A Change Is Better Than Arrest

Are you familiar with that scene in the movie The Shining in which Jack Nicholson’s character (who’s coincidentally also named Jack, which probably helped the actor feel at home in the part that much more, considering how often he plays himself and, sad to say, has become a parody of himself, not that there’s anything wrong with that–just ask Elvis, Humphrey Bogart, Stephen Colbert, etc.) gets upset at Shelley Duvall’s character for interrupting him while he’s writing?

Granted, the only thing he’s written, and more than a few times, is the line “All work and no play makes Jack a dull boy,” but heck, at least he’s trying!

Well, I have to admit that I can identify rather strongly with his annoyance with his wife, not that I’ve ever threatened to bash the head of mine in with a baseball bat as he does, clearly in a most grumpy frame of mind (the hotel they’re overseeing is, after all, possessed, and so is he).  In case you think I’m trying to congratulate myself for being preternaturally chivalrous or un-misogynistic, let me stop you by saying that I don’t own a baseball bat (or a golf club, which Jack found handy in dispatching a fellow motorist’s windshield during a road rage incident in L. A. twenty years ago or so, apparently because he was distraught over the death of his old friend John Huston, even though that admittedly talented director came across to some of us who didn’t know him personally as a remarkably crusty old bastard).

Before you accuse me of advocating uxoricide, allow me to say that I do love my wife enough not to murder her in cold blood, although she sometimes seems to want me to do just that.  She’s also far more threatening than Shelley Duvall, and more unsympathetic when she’s on the warpath (Ms. Duvall has never shown that side, at least not in any of the movies she’s been in that I’ve seen), and were I to bungle the job, I’d no doubt end up either hospitalized, genitally eviscerated, crucified to the side of a bus, buried alive, or all of the above.

That’s true love.  

Abject fear is a funny basis for a marriage.  But it’s true enough that one of the things that led me to end up with her was an act of emotional blackmail she committed years ago, which should have sent me running the other way, and variations on the same theme have made it difficult for me to extricate myself from the dismal swamp of wedlock, despite the possibility for both of us to find less complicated love elsewhere.

What motivated me to tell you all this was the discovery that, apart from a belief I had that I had to get up and write at four or five in the morning when Jina’s asleep, hence guaranteeing that I wouldn’t be interrupted by her frenetic presence, it’s sometimes an option to break out the tap-dancing fingers at other times of day, as long as she’s not around.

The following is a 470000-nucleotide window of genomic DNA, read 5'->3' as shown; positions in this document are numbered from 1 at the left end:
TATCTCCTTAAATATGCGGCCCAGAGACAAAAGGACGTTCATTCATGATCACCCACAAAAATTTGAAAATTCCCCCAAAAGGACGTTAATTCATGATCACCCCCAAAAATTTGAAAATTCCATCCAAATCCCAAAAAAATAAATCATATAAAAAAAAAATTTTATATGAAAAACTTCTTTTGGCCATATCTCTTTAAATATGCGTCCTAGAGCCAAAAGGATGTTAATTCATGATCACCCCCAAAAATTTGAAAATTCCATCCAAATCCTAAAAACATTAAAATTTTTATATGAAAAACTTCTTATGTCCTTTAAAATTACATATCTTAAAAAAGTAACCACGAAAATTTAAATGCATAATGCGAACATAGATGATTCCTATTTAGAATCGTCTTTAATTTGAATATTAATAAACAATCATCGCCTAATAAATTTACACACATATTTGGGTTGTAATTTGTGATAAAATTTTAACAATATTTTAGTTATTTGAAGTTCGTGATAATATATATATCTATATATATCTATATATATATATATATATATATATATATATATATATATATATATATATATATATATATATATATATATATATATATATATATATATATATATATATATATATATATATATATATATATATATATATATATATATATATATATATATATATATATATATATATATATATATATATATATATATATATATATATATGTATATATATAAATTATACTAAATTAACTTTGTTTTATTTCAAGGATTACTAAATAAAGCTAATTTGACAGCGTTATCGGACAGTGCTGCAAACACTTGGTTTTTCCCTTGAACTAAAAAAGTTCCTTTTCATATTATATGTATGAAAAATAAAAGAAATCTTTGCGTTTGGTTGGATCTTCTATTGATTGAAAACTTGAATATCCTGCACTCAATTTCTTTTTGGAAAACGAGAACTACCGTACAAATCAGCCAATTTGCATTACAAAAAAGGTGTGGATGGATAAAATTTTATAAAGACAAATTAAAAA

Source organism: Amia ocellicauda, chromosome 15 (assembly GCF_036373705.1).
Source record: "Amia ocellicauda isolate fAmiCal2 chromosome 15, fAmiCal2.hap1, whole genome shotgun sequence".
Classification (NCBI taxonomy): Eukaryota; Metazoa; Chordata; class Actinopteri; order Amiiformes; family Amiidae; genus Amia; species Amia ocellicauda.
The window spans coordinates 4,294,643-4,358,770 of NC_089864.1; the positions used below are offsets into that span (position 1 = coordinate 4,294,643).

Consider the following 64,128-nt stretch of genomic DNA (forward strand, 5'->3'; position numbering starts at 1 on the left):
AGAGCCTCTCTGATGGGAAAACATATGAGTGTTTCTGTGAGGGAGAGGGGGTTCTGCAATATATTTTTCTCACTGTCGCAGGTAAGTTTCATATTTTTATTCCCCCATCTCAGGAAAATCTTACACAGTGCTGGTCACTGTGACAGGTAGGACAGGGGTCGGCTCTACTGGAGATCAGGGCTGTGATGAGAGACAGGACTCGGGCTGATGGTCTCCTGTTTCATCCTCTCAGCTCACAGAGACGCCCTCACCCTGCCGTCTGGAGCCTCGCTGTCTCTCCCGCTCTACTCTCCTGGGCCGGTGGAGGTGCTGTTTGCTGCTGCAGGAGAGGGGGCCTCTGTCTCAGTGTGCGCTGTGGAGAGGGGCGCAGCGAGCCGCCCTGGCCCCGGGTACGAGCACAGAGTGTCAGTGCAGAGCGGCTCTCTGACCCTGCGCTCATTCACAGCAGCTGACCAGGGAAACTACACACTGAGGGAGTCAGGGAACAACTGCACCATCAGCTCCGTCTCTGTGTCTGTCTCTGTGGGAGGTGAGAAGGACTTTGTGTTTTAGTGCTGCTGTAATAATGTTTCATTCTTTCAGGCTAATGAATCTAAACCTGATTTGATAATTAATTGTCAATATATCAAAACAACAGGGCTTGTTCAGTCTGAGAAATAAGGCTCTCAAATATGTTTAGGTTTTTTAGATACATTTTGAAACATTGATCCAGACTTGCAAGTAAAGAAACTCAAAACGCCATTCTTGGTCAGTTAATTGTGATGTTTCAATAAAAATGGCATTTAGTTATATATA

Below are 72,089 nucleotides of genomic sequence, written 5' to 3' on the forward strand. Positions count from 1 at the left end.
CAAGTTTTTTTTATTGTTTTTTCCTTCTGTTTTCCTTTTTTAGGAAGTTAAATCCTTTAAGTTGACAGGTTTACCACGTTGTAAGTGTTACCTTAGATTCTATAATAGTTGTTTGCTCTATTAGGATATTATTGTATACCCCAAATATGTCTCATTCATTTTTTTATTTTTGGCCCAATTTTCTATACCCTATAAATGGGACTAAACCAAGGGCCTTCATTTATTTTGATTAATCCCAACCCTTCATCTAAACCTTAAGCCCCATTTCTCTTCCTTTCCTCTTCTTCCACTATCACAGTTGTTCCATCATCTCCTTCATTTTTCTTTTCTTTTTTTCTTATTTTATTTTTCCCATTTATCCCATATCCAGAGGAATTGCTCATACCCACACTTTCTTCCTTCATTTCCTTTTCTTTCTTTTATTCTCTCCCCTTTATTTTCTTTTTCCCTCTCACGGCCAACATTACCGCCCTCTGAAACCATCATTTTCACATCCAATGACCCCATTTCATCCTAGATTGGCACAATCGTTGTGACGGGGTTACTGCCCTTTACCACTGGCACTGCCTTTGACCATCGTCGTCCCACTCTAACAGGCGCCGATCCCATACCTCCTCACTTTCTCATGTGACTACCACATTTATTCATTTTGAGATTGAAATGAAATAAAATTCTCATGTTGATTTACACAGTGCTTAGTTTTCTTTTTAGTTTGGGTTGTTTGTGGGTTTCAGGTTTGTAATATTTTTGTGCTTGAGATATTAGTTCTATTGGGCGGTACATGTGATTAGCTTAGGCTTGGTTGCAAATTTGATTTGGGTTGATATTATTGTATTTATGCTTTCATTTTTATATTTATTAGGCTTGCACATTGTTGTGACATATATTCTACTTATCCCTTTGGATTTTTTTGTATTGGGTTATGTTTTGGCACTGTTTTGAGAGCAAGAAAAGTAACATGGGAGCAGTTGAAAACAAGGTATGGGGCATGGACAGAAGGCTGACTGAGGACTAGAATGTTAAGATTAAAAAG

I knew that goddamned church had to be good for something.  (That’s where she is now, even though it’s Monday night.  God’s always on call, so so is she.)

Meanwhile, I have to follow through with my ambition to get the hell out of the marriage, preferably without having to leave Korea in the process, despite the increasing unbreathability of the air here in Seoul.  As friends and loved ones have pointed out, I’m not doing her any favors by sticking it out with her, considering that the ultimatum staring me in the face right now is to have a baby together that will be raised to be as pathologically devout in its worship of Jesus, God, and the Holy Spirit as his or her mother–in other words, to raise the roof, or at least blow the top of my head off as I lose my mind as it pops out like a Jack-in-the-Pandora’s-box.

Remember what Sting said:  “If you love somebody, set them free.”

Besides, if I resorted to the equivalent of a Nicholsonian shattering of my wife’s windshield (excepting that she doesn’t have a car–perish the thought of her behind the wheel of a speeding, death-seeking vehicle), I doubt I’d be so fortunate as to have the whole thing covered up instantly with a televised tribute to my illustrious acting career, surrounded by such swell and sympathetic Hollywood friends in a blatant schmooze-fest.

Instead I’d probably be sent to some North Korean prison with President Park Geunhye’s approval, and dribbled like a basketball up and down the court by Dennis Rodman while Kim Jongeun guffawed over barbecued duck and buckets of beer, cheering on his hero and standing up to applaud as I got stuck for the umpteenth time in the basket, my spine crushed to little bony balls of sand.

Marriage:  it’s not just a joke–it’s an adventure.


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